How many number of ordered pairs of positive integer $(a,d)$ satisfies:


This question is too complicated. Like I tried to multiply by the common denominator, but it's not going anywhere since it's very complex. I tried to put it on wolframalpha and my ti89 they don't return me with anything.

Any clues?


  • $\begingroup$ It's not really too complicated. Expand out and you should find LHS equals $4 a + 6 d$. $\endgroup$ – Andreas Caranti Apr 27 '13 at 11:01
  • $\begingroup$ To help you obtain @Andreas' expression, first simplify the denominators; now what is $\frac1{p/q}$? $\endgroup$ – Lord_Farin Apr 27 '13 at 11:02
  • $\begingroup$ $\frac{q}{p}$ right? $\endgroup$ – C Connie Apr 27 '13 at 11:02
  • $\begingroup$ BTW, I did it by hand, but checked using GAP, so it's strange that your computer algebra systems did not help. $\endgroup$ – Andreas Caranti Apr 27 '13 at 11:03
  • $\begingroup$ @CConnie Indeed. (How convenient of me and Andreas to both delete our comment :).) $\endgroup$ – Lord_Farin Apr 27 '13 at 11:04

The equation simplifies as

\begin{align} &\frac{1}{\frac{1}{a+2d}-\frac{1}{a+3d}}-\frac{1}{\frac{1}{a}-\frac{1}{a+d}}=\frac{1}{\frac{d}{(a+2d)(a+3d)}}-\frac{1}{\frac{d}{a(a+d)}}\\ &=\frac{(a+2d)(a+3d)}{d}-\frac{a(a+d)}{d}\\&=\frac{a^2+5ad+6d^2-a^2-ad}{d}\\&=\frac{4ad+6d^2}{d}\\&=4a+6d\\&=2012 \end{align}

Thus, $2a+3d=1006$. Then, we can take this equation by modulo $2$, getting $d\equiv 0\ (mod \ 2)$, thus $d$ is even.

Now let $d=2x$, thus $x\in\mathbb{N}$. Taking the equation in modulo $3$, we get $2a\equiv 1\ (mod \ 3)$, thus $a\equiv 2\ (mod\ 3)$. Now, let $a=3y-1$, thus $y\in\mathbb{N}$.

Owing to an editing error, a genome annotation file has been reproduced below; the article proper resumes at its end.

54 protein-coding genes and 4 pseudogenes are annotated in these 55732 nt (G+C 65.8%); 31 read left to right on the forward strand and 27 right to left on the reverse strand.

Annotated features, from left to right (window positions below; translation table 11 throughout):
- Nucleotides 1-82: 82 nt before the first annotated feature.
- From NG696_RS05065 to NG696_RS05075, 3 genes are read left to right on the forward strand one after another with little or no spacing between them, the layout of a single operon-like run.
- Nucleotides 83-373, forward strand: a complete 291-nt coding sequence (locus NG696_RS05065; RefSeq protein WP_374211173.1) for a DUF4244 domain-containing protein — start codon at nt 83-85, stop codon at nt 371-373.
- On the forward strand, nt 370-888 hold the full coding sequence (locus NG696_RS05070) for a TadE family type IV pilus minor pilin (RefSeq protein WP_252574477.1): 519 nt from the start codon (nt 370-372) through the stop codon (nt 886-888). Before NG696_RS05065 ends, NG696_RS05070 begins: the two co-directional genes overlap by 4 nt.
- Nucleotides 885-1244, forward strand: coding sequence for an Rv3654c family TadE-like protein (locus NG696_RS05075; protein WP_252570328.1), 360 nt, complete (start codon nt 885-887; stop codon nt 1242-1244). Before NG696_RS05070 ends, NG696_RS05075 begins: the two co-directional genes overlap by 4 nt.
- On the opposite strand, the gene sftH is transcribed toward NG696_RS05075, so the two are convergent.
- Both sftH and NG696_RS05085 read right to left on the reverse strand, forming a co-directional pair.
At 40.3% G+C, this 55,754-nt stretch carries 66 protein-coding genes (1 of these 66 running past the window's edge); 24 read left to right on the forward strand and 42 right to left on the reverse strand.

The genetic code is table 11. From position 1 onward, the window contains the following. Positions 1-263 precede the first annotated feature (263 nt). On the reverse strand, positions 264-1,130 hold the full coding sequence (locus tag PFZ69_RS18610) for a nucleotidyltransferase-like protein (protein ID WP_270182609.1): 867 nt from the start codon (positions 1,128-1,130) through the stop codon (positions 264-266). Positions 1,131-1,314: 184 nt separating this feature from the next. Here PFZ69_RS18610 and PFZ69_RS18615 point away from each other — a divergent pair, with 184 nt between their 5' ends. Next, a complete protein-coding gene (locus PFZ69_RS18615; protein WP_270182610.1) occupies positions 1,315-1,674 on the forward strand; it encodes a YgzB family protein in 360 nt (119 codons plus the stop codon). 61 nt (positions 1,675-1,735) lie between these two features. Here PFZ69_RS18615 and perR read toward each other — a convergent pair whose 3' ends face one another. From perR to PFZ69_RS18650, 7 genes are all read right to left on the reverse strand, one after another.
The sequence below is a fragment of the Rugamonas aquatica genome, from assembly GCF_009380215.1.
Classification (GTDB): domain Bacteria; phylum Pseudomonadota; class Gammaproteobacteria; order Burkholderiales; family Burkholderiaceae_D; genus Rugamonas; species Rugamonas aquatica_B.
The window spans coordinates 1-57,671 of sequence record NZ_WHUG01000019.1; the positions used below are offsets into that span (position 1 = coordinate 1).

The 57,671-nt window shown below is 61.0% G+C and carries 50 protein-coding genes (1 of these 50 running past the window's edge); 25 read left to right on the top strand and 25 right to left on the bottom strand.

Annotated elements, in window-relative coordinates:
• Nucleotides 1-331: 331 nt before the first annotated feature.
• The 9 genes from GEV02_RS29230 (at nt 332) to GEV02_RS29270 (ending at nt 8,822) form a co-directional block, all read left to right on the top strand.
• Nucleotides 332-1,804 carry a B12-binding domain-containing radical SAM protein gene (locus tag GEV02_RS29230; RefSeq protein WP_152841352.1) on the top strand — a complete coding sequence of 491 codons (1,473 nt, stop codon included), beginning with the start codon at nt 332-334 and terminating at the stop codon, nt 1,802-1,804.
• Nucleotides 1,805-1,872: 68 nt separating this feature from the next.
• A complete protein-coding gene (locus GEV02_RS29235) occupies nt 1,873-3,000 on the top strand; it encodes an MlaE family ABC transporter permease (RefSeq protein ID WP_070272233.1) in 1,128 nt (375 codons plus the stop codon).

By doing substitution, we get:

$$2(3y-1)+3(2x)=1006\implies 6y-2+6x=1006\implies x+y=168$$

Thus, there're $\boxed{167}$ ordered pairs where $a,d\in\mathbb{N}$.


The equation is equivalent (a > 0; d > 0) to

4a + 6d = 2012 or

2a + 3d = 1006

the solution is

a = 503 - 3n

d = 2n

Since a and d should be positive

503 - 2n > 0

2n > 0

So we can derive that n = 1..167 and finally we have 167 solutions:

500, 2

497, 4


2, 334


This is another approach not involving modulus. $2a+3d=1006$. $2a$ will always be even no matter what a is, and you need 2 even numbers to add up to an even number, so the term $3d$ also has to be even. This can only be accomplished if $d$ itself is even. Now since $a$ can be $1, 2, 3, ...$ the term $2a$ can be any even number. So now solutions can be something like 1004+2, 1002+4, etc. (not all of these will be solutions of course). Now for any even $d$ you will have a solution for $a$ because $a$ can be any positive integer, so let's find the maximum number of solutions for $d$. We know that $3d<1006$, so $d<$ $or$ $=335$ Remember that $d$ has to be even, so how many even numbers are there between $1$ and $335$? Well half of them, which is $167$ which is your answer.


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